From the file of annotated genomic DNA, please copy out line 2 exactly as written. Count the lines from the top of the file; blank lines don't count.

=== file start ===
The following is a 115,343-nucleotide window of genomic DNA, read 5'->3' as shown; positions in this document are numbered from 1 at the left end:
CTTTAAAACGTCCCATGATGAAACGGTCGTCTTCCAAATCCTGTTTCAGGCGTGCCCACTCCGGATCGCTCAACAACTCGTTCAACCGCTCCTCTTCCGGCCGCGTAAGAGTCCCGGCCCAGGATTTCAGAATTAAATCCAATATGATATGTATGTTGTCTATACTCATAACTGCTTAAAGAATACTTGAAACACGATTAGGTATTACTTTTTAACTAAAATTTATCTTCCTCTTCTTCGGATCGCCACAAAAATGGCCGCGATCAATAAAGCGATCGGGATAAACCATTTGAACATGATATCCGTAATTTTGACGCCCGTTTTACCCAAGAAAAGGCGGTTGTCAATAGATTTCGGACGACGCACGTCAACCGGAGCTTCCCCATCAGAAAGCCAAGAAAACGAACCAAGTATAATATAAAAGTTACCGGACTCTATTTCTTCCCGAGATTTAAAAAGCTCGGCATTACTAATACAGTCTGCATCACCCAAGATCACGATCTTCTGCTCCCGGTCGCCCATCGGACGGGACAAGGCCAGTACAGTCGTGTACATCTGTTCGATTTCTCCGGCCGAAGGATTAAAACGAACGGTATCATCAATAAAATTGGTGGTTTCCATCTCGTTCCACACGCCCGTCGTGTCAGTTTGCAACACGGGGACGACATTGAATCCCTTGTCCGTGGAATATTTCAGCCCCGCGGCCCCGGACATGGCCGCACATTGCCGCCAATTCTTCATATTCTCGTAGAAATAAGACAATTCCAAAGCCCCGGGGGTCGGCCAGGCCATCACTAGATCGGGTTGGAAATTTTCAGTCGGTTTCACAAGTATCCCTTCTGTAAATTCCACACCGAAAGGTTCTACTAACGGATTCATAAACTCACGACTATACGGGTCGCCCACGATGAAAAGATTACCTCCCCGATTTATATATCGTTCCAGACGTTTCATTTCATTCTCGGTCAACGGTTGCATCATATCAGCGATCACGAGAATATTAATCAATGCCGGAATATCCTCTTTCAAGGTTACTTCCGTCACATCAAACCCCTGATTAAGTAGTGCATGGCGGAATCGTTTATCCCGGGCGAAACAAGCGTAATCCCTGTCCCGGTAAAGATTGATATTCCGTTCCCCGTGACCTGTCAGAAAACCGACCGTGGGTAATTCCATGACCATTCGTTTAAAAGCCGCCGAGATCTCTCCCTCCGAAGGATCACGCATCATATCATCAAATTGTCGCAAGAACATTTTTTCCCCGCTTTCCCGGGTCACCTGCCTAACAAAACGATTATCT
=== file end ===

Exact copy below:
CTTTAAAACGTCCCATGATGAAACGGTCGTCTTCCAAATCCTGTTTCAGGCGTGCCCACTCCGGATCGCTCAACAACTCGTTCAACCGCTCCTCTTCCGGCCGCGTAAGAGTCCCGGCCCAGGATTTCAGAATTAAATCCAATATGATATGTATGTTGTCTATACTCATAACTGCTTAAAGAATACTTGAAACACGATTAGGTATTACTTTTTAACTAAAATTTATCTTCCTCTTCTTCGGATCGCCACAAAAATGGCCGCGATCAATAAAGCGATCGGGATAAACCATTTGAACATGATATCCGTAATTTTGACGCCCGTTTTACCCAAGAAAAGGCGGTTGTCAATAGATTTCGGACGACGCACGTCAACCGGAGCTTCCCCATCAGAAAGCCAAGAAAACGAACCAAGTATAATATAAAAGTTACCGGACTCTATTTCTTCCCGAGATTTAAAAAGCTCGGCATTACTAATACAGTCTGCATCACCCAAGATCACGATCTTCTGCTCCCGGTCGCCCATCGGACGGGACAAGGCCAGTACAGTCGTGTACATCTGTTCGATTTCTCCGGCCGAAGGATTAAAACGAACGGTATCATCAATAAAATTGGTGGTTTCCATCTCGTTCCACACGCCCGTCGTGTCAGTTTGCAACACGGGGACGACATTGAATCCCTTGTCCGTGGAATATTTCAGCCCCGCGGCCCCGGACATGGCCGCACATTGCCGCCAATTCTTCATATTCTCGTAGAAATAAGACAATTCCAAAGCCCCGGGGGTCGGCCAGGCCATCACTAGATCGGGTTGGAAATTTTCAGTCGGTTTCACAAGTATCCCTTCTGTAAATTCCACACCGAAAGGTTCTACTAACGGATTCATAAACTCACGACTATACGGGTCGCCCACGATGAAAAGATTACCTCCCCGATTTATATATCGTTCCAGACGTTTCATTTCATTCTCGGTCAACGGTTGCATCATATCAGCGATCACGAGAATATTAATCAATGCCGGAATATCCTCTTTCAAGGTTACTTCCGTCACATCAAACCCCTGATTAAGTAGTGCATGGCGGAATCGTTTATCCCGGGCGAAACAAGCGTAATCCCTGTCCCGGTAAAGATTGATATTCCGTTCCCCGTGACCTGTCAGAAAACCGACCGTGGGTAATTCCATGACCATTCGTTTAAAAGCCGCCGAGATCTCTCCCTCCGAAGGATCACGCATCATATCATCAAATTGTCGCAAGAACATTTTTTCCCCGCTTTCCCGGGTCACCTGCCTAACAAAACGATTATCT